The kind of noise I am getting seems to interfere with sensor readings and PWM signals.  The motors kind of "glitch" when they run (it isn't smooth) and the one servo I have twitches a lot when the motors begin running.  It isn't browning out constantly because I have a 2 second delay on startup which I don't observe very often, but it does sometimes reset.  I am not sure if it's a brownout or if the reset line just got pulled low by the noise.

Offline Ro-Bot-X

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Re: Filtering out electrical noise from motor...
« Reply #12 on: December 05, 2007, 06:01:12 AM »
Cut the noise at the source, not on your board! Mount the 0.1uF capacitors directly on the motors!
Install large (like 1000uF) before and after the regulator, but keep the 0.1uF capacitors in place. There is a reason the 0.1uF is used... An each IC (including Sharp sensors) needs one 0.1uF and one 10uF capacitor on it's power pins.
« Last Edit: December 05, 2007, 06:02:02 AM by Ro-Bot-X »
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Offline airman00

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Re: Filtering out electrical noise from motor...
« Reply #13 on: December 05, 2007, 06:49:32 AM »
k. so all ground even diferent voltages are connected.



Yep   ;D
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Re: Filtering out electrical noise from motor...
« Reply #14 on: December 05, 2007, 08:03:11 AM »
FYI

use an electrolytic capacitor for the large cap (polarized) . . . they are slow to supply/store electrons, but can store a lot of em . . .

use a ceramic capacitor for the smaller caps (non-polarized) . . . they can supply/store electrons at high frequencies, but can't store much . . .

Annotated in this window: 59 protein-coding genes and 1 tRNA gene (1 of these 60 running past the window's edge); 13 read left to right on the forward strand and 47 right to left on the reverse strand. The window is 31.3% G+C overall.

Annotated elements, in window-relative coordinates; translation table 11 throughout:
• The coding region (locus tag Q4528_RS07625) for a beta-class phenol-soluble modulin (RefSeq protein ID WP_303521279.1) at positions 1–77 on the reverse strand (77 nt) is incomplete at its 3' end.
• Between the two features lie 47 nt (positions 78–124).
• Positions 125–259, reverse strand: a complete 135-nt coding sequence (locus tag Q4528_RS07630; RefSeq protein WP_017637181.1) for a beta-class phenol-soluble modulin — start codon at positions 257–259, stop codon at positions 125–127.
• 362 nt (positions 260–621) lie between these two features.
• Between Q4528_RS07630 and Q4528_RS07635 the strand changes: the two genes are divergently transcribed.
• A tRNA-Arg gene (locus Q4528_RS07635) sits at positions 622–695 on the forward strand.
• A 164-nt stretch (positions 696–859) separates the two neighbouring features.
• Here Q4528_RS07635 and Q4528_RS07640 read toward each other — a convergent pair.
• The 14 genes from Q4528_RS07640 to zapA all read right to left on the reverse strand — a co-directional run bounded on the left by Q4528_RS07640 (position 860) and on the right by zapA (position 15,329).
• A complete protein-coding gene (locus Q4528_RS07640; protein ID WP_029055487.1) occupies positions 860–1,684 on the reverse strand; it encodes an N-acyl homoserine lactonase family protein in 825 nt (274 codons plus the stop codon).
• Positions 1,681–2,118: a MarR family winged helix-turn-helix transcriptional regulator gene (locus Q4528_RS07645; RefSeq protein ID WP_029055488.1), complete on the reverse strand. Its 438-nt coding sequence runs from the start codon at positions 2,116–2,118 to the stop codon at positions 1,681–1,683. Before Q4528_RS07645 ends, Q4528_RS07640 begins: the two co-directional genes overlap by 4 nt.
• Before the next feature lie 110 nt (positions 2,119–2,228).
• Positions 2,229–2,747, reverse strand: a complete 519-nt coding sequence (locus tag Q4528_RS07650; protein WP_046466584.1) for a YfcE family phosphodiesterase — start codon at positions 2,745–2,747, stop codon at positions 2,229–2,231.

when you use them together, you cover all situations

Quote
so at 8.4V, its less than 1 amp of stall current.  I'm using rechargeable NiMH 2/3A batteries, which should be good for 15 amp continuous drain
Just to make sure I understand you: You are using two motors that each drain ~1A (are you sure?) with an 8.4V battery capable of supplying 2/3A? or 15A? Is the battery fully charged?

Quote
The kind of noise I am getting seems to interfere with sensor readings and PWM signals . . . The motors kind of "glitch" when they run (it isn't smooth) and the one servo I have twitches a lot when the motors begin running . . .It isn't browning out constantly because I have a 2 second delay on startup which I don't observe very often, but it does sometimes reset.
This really sounds like a brownout problem. A brownout doesn't always cause a microcontroller to reset because they can run at much lower voltages, some perhaps as low as ~1.5V. However the drop in voltage can cause problems with the clock frequency (can affect servo PWM), can cause PWM amplitude voltage to drop below servo threshold, and cause ADC to not read the full ~5V.

If you have an oscilloscope, scope between ground and the voltage right after the 5V regulator. See what happens to the voltage when you run both motors full speed one direction, then suddenly reversed full speed the other direction.

Offline bens

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Re: Filtering out electrical noise from motor...
« Reply #15 on: December 05, 2007, 12:06:47 PM »
I have tried twisting the motor wires and using both 1uF and .01uF.  Will .1uF be much better?  I've found that the .01uF is slightly better than the 1uF.  Also, I have 3 capacitors on each motor, but plugged in on the breadboard near the h-bridges.  Will it affect it that much if i solder them on to the motors directly?

.1uF might very well be better than 1uF and .01uF depending on the frequency response you need to supress the noise, and as Ro-Bot-X says, put the caps on your motors (as close to the source of the problem as possible).

If you have access to an oscilloscope, use it to take a look at your regulated voltage so you can see what you're dealing with and whether the steps you are taking are making things better.  You might not even have to switch motor direction to see the problem since it might be arising from simple bouncing of the motor's brushes.